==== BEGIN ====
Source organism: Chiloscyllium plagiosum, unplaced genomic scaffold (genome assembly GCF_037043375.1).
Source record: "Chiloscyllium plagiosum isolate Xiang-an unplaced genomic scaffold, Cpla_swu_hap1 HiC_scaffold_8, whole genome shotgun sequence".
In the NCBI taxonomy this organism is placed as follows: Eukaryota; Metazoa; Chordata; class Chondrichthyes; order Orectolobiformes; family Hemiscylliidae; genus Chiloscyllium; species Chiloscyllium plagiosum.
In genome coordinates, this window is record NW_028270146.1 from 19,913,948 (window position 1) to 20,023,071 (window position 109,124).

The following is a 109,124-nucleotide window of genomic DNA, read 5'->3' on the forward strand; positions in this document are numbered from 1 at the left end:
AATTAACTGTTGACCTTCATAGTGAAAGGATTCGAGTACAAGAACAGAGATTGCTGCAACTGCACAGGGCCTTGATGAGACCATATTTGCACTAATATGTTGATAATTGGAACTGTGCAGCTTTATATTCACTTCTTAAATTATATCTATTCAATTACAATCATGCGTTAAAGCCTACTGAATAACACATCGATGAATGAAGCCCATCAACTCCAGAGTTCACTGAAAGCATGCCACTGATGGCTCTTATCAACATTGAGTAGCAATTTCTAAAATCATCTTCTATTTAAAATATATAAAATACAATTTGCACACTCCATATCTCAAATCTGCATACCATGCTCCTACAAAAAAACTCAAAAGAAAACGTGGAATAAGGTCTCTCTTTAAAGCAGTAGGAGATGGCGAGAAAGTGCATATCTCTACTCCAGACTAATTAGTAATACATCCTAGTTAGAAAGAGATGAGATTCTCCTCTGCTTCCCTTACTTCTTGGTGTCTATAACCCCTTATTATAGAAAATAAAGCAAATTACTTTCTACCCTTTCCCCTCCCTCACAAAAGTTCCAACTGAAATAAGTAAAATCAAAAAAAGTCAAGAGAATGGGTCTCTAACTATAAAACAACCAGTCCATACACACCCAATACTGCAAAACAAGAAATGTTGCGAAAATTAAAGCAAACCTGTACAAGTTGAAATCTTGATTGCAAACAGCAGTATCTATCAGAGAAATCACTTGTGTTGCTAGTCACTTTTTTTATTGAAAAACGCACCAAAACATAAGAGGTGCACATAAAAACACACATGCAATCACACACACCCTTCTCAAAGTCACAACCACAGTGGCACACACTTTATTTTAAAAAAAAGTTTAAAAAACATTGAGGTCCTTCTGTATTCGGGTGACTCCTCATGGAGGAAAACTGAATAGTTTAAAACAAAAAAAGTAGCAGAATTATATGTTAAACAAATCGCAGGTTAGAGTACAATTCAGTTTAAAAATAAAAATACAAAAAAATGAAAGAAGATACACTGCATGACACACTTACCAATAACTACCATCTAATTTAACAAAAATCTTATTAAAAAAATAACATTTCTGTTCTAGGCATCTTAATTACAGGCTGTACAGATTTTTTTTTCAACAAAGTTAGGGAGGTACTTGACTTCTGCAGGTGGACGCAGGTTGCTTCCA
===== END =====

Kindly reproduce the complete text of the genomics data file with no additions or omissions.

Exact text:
Source organism: Chiloscyllium plagiosum, unplaced genomic scaffold (genome assembly GCF_037043375.1).
Source record: "Chiloscyllium plagiosum isolate Xiang-an unplaced genomic scaffold, Cpla_swu_hap1 HiC_scaffold_8, whole genome shotgun sequence".
In the NCBI taxonomy this organism is placed as follows: Eukaryota; Metazoa; Chordata; class Chondrichthyes; order Orectolobiformes; family Hemiscylliidae; genus Chiloscyllium; species Chiloscyllium plagiosum.
In genome coordinates, this window is record NW_028270146.1 from 19,913,948 (window position 1) to 20,023,071 (window position 109,124).

The following is a 109,124-nucleotide window of genomic DNA, read 5'->3' on the forward strand; positions in this document are numbered from 1 at the left end:
AATTAACTGTTGACCTTCATAGTGAAAGGATTCGAGTACAAGAACAGAGATTGCTGCAACTGCACAGGGCCTTGATGAGACCATATTTGCACTAATATGTTGATAATTGGAACTGTGCAGCTTTATATTCACTTCTTAAATTATATCTATTCAATTACAATCATGCGTTAAAGCCTACTGAATAACACATCGATGAATGAAGCCCATCAACTCCAGAGTTCACTGAAAGCATGCCACTGATGGCTCTTATCAACATTGAGTAGCAATTTCTAAAATCATCTTCTATTTAAAATATATAAAATACAATTTGCACACTCCATATCTCAAATCTGCATACCATGCTCCTACAAAAAAACTCAAAAGAAAACGTGGAATAAGGTCTCTCTTTAAAGCAGTAGGAGATGGCGAGAAAGTGCATATCTCTACTCCAGACTAATTAGTAATACATCCTAGTTAGAAAGAGATGAGATTCTCCTCTGCTTCCCTTACTTCTTGGTGTCTATAACCCCTTATTATAGAAAATAAAGCAAATTACTTTCTACCCTTTCCCCTCCCTCACAAAAGTTCCAACTGAAATAAGTAAAATCAAAAAAAGTCAAGAGAATGGGTCTCTAACTATAAAACAACCAGTCCATACACACCCAATACTGCAAAACAAGAAATGTTGCGAAAATTAAAGCAAACCTGTACAAGTTGAAATCTTGATTGCAAACAGCAGTATCTATCAGAGAAATCACTTGTGTTGCTAGTCACTTTTTTTATTGAAAAACGCACCAAAACATAAGAGGTGCACATAAAAACACACATGCAATCACACACACCCTTCTCAAAGTCACAACCACAGTGGCACACACTTTATTTTAAAAAAAAGTTTAAAAAACATTGAGGTCCTTCTGTATTCGGGTGACTCCTCATGGAGGAAAACTGAATAGTTTAAAACAAAAAAAGTAGCAGAATTATATGTTAAACAAATCGCAGGTTAGAGTACAATTCAGTTTAAAAATAAAAATACAAAAAAATGAAAGAAGATACACTGCATGACACACTTACCAATAACTACCATCTAATTTAACAAAAATCTTATTAAAAAAATAACATTTCTGTTCTAGGCATCTTAATTACAGGCTGTACAGATTTTTTTTTCAACAAAGTTAGGGAGGTACTTGACTTCTGCAGGTGGACGCAGGTTGCTTCCA